Card #253 -- Mark Belanger, Baltimore Orioles
Since Belanger was no longer an everyday player when I first got into baseball, I never had the opportunity to hear an announcer pronounce his name. Therefore, I always wanted to say "BELL-in-jur" rather than the correct "Bah-LAN-jur."
At first glance, this photo appears to have been taken during the 1970 World Series against the Reds. However, closer inspection of the colors reveals an Indians uniform, so Belanger's trying to turn a double play against Jack Brohamer.
Before Cal Ripken, Jr. came along, Mark Belanger owned the all-time Orioles records at shortstop. He was their regular at the position between 1965 and '81. While the back of this card mentions Belanger had already won two Gold Glove awards, he would go on to win another in '73...and every year from then until 1978. In fact, second baseman Bobby Grich also won a Gold Glove from '73-'76 and Brooks Robinson earned them at third through '75. That was a solid infield, one that ended up helping the Orioles get to the postseason several times.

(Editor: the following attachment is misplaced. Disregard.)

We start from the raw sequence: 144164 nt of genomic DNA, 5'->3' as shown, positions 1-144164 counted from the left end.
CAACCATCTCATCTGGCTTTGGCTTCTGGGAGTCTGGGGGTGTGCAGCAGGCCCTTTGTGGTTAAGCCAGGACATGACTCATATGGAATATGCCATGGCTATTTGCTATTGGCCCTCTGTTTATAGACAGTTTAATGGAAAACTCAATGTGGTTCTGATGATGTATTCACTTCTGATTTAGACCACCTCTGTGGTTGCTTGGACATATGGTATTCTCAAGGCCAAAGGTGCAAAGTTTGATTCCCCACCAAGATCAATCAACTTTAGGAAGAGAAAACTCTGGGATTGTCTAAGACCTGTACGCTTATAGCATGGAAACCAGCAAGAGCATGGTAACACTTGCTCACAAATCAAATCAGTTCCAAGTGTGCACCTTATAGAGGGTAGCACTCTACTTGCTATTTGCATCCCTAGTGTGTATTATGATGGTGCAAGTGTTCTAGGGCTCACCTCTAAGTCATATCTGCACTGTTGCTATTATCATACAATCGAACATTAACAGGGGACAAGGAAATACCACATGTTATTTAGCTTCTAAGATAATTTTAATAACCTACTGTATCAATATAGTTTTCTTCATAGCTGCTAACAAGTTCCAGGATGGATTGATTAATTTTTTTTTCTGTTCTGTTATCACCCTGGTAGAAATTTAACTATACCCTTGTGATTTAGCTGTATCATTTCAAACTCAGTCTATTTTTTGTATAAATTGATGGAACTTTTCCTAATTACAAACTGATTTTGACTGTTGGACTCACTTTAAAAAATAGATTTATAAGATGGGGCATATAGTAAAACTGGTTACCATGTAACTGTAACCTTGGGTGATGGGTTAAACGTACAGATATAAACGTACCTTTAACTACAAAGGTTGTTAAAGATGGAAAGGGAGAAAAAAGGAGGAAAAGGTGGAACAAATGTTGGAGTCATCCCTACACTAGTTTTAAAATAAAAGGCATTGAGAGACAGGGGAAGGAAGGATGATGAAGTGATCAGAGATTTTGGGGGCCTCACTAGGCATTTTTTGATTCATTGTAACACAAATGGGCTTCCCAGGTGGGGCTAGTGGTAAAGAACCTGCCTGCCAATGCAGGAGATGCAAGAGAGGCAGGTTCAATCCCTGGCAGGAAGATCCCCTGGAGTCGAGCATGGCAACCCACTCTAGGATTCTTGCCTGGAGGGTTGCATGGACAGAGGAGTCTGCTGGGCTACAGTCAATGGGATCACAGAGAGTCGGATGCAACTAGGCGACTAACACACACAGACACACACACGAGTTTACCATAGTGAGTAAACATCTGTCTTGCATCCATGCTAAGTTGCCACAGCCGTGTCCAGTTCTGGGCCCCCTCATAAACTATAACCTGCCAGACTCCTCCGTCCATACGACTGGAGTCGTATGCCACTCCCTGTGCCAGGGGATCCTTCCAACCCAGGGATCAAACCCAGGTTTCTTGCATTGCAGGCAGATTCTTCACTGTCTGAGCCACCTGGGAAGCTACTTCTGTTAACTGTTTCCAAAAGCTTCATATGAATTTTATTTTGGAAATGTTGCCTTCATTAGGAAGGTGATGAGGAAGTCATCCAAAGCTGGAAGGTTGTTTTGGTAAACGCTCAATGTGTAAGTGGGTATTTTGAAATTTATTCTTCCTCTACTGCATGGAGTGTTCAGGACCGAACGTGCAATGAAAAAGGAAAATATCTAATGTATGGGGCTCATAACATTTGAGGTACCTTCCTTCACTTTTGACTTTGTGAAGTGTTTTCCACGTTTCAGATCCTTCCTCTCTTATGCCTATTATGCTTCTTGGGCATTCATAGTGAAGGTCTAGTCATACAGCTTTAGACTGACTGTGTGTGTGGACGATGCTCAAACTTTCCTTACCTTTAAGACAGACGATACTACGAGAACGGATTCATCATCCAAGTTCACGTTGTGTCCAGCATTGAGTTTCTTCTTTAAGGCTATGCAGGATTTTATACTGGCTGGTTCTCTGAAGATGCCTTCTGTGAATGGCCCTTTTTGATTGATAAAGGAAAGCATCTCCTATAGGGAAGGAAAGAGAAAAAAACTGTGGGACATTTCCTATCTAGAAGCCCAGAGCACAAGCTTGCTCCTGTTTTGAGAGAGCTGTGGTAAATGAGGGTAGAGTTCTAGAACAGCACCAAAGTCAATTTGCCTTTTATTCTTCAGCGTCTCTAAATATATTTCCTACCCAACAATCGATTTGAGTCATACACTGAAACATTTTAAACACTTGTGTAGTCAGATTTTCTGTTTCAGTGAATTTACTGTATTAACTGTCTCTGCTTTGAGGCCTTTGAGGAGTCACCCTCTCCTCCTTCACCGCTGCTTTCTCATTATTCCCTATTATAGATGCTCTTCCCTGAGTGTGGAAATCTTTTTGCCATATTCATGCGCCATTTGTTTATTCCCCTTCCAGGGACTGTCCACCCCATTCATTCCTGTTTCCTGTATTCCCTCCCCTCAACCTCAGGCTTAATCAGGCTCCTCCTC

Belanger was another in a long line of "good field, no hit" shortstops. His career .228 average is the third-lowest all-time among players with over 2500 at bats. Despite those anemic numbers, he was actually quite successful against Nolan Ryan and Bert Blyleven, two pitchers who struck out an awful lot of batters at the time.
During his playing days, Belanger was active with the union, even sitting at the negotiating table in 1981 (which may have helped lead to his '82 season in Los Angeles). He would serve as a liaison for the MLBPA after his retirement. Sadly, Mark Belanger died in 1998 of lung cancer.